A brief look at the tools and techniques :
The simple tools have changed little since the 15th century.
The main cutting tools as the chisel, the graver, the onglette, the gouge, all designed to incise the metal in different profiles. The diamond-point chisel cuts with its lower edges and incises a V shaped groove. The gouge hollows out rounded grooves and the flat chisel ( French : hachoir ) is used to remove larger portions of metal. Those tools, with a steel handle, are pushed by the hammer, in the manner of Liege. In the « Liège » manner, all these tools are steel-handled and struck with a hammer when used. Elsewhere, similar tools are fitted with wooden handles and the engraver pushes them into the metal by hand pressure alone.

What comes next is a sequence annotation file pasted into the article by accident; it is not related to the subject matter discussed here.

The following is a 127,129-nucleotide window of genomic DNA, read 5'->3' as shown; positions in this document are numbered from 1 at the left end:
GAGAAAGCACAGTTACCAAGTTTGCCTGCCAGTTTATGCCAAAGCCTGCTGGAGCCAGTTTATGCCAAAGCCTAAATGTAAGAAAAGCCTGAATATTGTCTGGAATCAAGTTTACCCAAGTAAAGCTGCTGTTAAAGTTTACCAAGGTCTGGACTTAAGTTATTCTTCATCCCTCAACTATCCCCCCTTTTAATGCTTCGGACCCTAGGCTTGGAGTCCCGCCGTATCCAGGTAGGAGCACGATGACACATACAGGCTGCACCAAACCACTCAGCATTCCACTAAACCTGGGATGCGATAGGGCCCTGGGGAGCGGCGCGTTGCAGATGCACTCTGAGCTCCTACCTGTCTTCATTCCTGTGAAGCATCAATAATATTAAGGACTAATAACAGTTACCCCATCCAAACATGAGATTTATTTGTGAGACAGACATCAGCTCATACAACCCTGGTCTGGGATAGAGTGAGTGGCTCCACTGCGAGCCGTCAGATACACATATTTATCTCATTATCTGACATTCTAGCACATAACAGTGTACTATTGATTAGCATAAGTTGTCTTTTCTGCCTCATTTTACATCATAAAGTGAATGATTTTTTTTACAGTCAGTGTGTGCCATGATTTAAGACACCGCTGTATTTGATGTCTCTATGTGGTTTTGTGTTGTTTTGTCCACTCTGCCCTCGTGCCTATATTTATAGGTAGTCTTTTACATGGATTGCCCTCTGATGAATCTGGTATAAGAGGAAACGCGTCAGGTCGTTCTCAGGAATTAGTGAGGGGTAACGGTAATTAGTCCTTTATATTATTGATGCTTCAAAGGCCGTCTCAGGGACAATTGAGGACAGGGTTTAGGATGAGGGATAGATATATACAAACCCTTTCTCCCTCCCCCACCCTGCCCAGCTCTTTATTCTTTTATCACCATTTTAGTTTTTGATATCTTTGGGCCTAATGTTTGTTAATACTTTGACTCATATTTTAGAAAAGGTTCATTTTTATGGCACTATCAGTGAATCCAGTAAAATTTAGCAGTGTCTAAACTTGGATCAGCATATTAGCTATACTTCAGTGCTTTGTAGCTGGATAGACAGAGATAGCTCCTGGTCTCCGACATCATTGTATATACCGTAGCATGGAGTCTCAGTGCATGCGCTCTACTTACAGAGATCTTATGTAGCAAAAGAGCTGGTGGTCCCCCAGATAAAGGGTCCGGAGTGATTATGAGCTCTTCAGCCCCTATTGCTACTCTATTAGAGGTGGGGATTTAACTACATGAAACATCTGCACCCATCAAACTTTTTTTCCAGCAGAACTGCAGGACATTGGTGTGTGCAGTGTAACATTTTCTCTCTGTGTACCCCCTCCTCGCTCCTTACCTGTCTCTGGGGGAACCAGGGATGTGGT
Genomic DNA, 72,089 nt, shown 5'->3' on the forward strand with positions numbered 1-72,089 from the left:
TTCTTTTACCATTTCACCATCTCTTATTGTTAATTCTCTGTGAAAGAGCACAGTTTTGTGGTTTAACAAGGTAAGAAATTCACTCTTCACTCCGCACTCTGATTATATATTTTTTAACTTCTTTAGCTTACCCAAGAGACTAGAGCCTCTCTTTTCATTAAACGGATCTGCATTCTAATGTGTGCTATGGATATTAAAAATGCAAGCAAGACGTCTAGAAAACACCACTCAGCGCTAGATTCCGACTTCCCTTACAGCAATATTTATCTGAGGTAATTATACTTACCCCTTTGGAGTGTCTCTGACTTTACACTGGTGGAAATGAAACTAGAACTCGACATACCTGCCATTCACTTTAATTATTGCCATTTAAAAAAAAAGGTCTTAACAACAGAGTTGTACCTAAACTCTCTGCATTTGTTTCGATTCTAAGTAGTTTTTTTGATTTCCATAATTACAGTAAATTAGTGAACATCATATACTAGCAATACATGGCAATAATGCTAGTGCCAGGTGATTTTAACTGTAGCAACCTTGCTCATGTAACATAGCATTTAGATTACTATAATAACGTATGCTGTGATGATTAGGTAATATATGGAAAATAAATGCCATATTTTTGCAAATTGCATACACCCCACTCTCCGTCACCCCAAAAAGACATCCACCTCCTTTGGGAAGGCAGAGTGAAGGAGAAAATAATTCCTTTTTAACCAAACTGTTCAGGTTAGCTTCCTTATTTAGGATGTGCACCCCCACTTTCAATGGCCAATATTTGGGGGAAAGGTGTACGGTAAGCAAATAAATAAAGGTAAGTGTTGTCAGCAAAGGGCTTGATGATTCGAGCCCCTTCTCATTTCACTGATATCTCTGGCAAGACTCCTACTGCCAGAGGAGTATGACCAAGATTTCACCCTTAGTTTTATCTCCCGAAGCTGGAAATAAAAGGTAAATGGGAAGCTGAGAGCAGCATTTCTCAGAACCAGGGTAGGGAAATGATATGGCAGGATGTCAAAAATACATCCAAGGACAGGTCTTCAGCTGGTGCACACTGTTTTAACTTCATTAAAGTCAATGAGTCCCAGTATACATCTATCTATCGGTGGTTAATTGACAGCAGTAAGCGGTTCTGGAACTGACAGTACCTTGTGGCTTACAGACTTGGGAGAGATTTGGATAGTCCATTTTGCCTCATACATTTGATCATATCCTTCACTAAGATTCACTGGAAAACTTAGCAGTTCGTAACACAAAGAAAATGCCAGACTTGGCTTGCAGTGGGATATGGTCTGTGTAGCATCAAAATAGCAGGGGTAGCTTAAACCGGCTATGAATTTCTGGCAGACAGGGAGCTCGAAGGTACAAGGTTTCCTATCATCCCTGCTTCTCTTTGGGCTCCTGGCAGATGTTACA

Another distinct category is that of the chasing tools. These are punches tipped in various shapes and designs. They may be rounded, flat, chekered and beaded, etc… (Fr . : matoirs, perloirs, bouterolles, planoirs etc…) and serve to tamp the metal instead of cutting it. The relevoir is a special tool used to raise the edges of those engraved lines that are to be inlaid. (See « Inlay » below)
Rifflers files are used to smooth the cut metal, scrapers scrape the surfaces and burnishers polish the metal with a crushing action. Grindstones and oilstones are necessary to sharpen tools, magnifying lenses aid small work and most importantly, a vice which swivels in all directions must be used to securely hold the work and to enable cuts to be made in any direction.
To this traditionnal tooling, the new techniques of machine milling and pneumatic graving may be added, but the essence of the work remains the same as ever.